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Can the St George’s flag ever be reclaimed?

I only really know the date of St George’s Day because it’s two days before my sister’s birthday. Beyond hazy primary school memories of dragons and knights, the day had passed me by for nineteen years now with little significance. 

The flag has had a greater prominence. Despite lacking the legal backing that most national flags possess, the St George’s Flag has been adopted as England’s emblem. Red crosses have been used by English soldiers since the thirteenth century. Likely snaffled from the Genoese, the English have done a good job in convincing everyone that they have the primary claim to it. Nearly 300 years ago, the monarchy stopped paying a fee for the use of the cross, and since then we’ve exercised relatively consistent usage of the symbol. 

Proudly hung up every World Cup and bashfully drawn in before the final; in my sleepy rural neighbourhood it nearly exclusively belongs to sports fans. Being English is a relatively sports related phenomenon, and even then, we’re British when Andy Murray’s playing. If you asked for ‘the nation’s flag’, you’d be pointed to the Union Jack. That’s the flag hung by residents intent of displaying their patriotism or filling a space in a summer fayre flyer. 

To hang the St George’s flag spontaneously would be odd. It wouldn’t be deemed racist or bigoted, just quite intense. We know we’re in England. The action comes across as needlessly political, and only a few feel the need to emblazon their driveway with party signs every election. We live in a nation where the majority of the population engages in politics within their homes and at the polls, if that. There simply isn’t much reason to display it. So nobody does. 

The flag is, therefore, mentally relegated to its main users, the far right. When the English Defence League parade it around beside signs reading “never submit it Islam” and “England: love it or leave it”, it’s hard to form a positive view. I’m not alone in this, a recent YouGov poll concluded over a quarter of adults have a negative view of those who fly the St George’s flag, this figure jumps to 37% for under 25 year olds. 

The use of the St George’s flag is inherently political. English nationalism, rightly or wrongly, occupies a different space to its Scottish and Welsh counterparts. In the public consciousness, left-wing beliefs and nationalist ideals seem somewhat incompatible, despite their concurrence over the borders. 

This is not to say there haven’t been attempts. Labour campaigned on the issue of English devolution in 2015. Nationalism has deep roots within the working class, who have historically voted for more liberal candidates than their upper and middle class counterparts. The shift towards a right-wing working class was no doubt influenced by the left-wing departure from nationalism.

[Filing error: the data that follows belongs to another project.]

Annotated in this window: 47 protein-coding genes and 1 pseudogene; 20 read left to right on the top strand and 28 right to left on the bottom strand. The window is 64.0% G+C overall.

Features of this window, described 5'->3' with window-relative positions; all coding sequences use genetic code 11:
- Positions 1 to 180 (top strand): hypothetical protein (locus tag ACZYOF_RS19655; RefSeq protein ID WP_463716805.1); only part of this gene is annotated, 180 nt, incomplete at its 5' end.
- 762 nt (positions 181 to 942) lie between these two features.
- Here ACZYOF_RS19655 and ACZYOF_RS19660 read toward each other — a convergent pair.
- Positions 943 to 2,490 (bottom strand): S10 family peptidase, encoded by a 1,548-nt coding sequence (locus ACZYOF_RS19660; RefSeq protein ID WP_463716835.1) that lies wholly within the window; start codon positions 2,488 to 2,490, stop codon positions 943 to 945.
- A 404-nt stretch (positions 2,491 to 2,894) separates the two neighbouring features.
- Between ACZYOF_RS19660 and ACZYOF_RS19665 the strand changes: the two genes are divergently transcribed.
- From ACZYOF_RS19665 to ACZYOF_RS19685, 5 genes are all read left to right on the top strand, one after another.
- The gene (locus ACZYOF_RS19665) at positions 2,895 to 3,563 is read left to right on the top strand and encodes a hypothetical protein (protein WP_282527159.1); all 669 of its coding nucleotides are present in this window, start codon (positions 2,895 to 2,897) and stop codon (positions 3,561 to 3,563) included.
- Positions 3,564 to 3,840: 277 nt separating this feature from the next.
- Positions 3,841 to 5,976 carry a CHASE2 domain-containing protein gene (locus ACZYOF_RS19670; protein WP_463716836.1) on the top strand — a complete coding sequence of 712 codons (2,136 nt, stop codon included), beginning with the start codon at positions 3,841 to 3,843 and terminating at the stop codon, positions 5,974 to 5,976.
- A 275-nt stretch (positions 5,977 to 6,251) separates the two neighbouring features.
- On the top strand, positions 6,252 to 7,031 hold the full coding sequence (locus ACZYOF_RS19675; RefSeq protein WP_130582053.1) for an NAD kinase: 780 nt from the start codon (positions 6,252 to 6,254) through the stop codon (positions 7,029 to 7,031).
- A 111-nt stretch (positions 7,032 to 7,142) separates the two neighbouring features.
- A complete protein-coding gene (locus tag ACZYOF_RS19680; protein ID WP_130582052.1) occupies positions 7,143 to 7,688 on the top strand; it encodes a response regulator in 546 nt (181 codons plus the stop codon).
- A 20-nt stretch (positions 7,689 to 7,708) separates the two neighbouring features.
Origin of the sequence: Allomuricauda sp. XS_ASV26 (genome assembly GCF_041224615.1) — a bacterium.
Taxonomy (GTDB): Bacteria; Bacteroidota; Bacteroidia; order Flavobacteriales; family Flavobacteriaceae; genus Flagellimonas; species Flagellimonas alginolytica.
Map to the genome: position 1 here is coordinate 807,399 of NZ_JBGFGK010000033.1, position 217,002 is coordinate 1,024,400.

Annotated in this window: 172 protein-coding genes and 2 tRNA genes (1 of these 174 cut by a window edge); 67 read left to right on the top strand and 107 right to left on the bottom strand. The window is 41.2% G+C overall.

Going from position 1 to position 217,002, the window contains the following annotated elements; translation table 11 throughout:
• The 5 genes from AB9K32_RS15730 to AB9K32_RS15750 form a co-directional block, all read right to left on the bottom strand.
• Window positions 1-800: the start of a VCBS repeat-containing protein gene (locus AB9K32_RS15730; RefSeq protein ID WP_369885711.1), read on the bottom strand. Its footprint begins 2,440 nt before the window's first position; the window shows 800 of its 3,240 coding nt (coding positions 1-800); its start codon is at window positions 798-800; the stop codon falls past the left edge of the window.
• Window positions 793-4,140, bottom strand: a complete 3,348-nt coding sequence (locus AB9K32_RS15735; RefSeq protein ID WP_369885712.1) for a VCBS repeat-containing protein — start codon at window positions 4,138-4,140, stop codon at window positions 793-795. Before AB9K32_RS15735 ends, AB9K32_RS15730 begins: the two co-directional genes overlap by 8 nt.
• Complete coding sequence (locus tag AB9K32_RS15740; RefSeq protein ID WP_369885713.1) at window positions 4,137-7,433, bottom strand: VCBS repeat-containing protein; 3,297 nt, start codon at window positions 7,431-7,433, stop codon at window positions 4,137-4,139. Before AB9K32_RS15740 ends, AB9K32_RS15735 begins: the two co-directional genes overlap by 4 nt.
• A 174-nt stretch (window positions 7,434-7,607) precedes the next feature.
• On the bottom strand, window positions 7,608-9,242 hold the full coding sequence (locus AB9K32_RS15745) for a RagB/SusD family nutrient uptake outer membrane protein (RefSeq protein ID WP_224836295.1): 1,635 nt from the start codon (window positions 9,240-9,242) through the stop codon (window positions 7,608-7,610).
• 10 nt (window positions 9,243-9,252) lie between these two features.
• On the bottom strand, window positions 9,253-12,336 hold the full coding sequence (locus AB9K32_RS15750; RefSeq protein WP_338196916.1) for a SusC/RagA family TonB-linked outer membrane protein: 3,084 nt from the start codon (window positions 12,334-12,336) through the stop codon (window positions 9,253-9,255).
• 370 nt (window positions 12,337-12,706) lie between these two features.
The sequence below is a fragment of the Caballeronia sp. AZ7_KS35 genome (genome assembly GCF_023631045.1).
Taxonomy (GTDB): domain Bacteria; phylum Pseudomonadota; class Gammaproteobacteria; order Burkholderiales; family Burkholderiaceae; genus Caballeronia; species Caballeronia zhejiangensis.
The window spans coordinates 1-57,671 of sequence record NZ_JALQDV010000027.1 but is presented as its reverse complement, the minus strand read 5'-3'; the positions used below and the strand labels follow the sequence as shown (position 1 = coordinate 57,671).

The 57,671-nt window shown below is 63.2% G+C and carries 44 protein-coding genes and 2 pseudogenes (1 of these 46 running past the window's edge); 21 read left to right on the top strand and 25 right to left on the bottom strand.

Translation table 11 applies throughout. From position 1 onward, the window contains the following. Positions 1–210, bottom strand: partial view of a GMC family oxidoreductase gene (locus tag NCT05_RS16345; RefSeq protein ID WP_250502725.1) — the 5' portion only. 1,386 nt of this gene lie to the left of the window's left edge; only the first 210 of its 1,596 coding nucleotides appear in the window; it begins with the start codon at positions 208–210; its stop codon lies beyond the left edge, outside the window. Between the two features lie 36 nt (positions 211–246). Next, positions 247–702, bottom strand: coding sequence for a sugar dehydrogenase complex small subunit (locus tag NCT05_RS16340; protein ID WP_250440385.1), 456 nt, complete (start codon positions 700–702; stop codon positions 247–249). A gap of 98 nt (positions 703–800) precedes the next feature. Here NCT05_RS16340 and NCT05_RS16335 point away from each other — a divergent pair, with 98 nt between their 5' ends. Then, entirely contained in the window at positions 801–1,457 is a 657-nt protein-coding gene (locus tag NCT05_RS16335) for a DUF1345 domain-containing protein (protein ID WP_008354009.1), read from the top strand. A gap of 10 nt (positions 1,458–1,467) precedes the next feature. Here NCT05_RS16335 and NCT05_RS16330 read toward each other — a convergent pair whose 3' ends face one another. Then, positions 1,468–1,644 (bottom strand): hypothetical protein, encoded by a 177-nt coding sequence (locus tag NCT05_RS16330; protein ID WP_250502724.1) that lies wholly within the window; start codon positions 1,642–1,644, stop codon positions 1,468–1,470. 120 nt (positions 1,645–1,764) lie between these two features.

There is also, as often seems to be the case in England, a class angle to all of this. It is the upper classes who are immune to politics, who are truly apolitical. The working classes rely more deeply on the decisions of those in power. Middle class aspirations cannot truly part with these worries, but they can separate themselves from the parts of governance less critical to them, namely, nationalism. 

It becomes quite simple then. The middle class don’t want nationalism, and the parties want their vote. As a result mainstream parties, particularly Labour have left nationalism be. It becomes relegated to the fringes, nationalism is made more extreme. As such, the return to nationalism by Labour can be explained. The party can claim a sizeable portion of the middle class, but they need the working class to win, and hence the St George’s flag appears. 

The St George’s flag is the flying banner of nationalism, despite Keir Starmer decrying the need for symbols. It is inherently linked with the kind of glaring nationalism that the middle classes shy away from. The argument can be made that the Conservative vote, in part, is being lost by the treatment of migrants. Reminding people of their privilege of being born English is uncomfortable. Flying the St George’s flag, bellowing that we should be proud to be English, just seems brash, ignorant and boastful.

To reclaim the flag would be to embrace the idea that England has its merits. England is a comparatively brilliant place to live, very few would deny it, but very few would openly pronounce it all the same. Showing the St George’s flag is garish, a flashback to a time when all that most English people had to be proud of was the flag. It has developed since then. The nation has the capacity for great schools, free healthcare and innovation. We have so much more to be proud of than a flag commemorating ‘Georgios of Lydda’, a man who never even stepped foot here. It is for that reason, then, that I do not believe the St George’s flag will be successfully reclaimed, at least any time soon.

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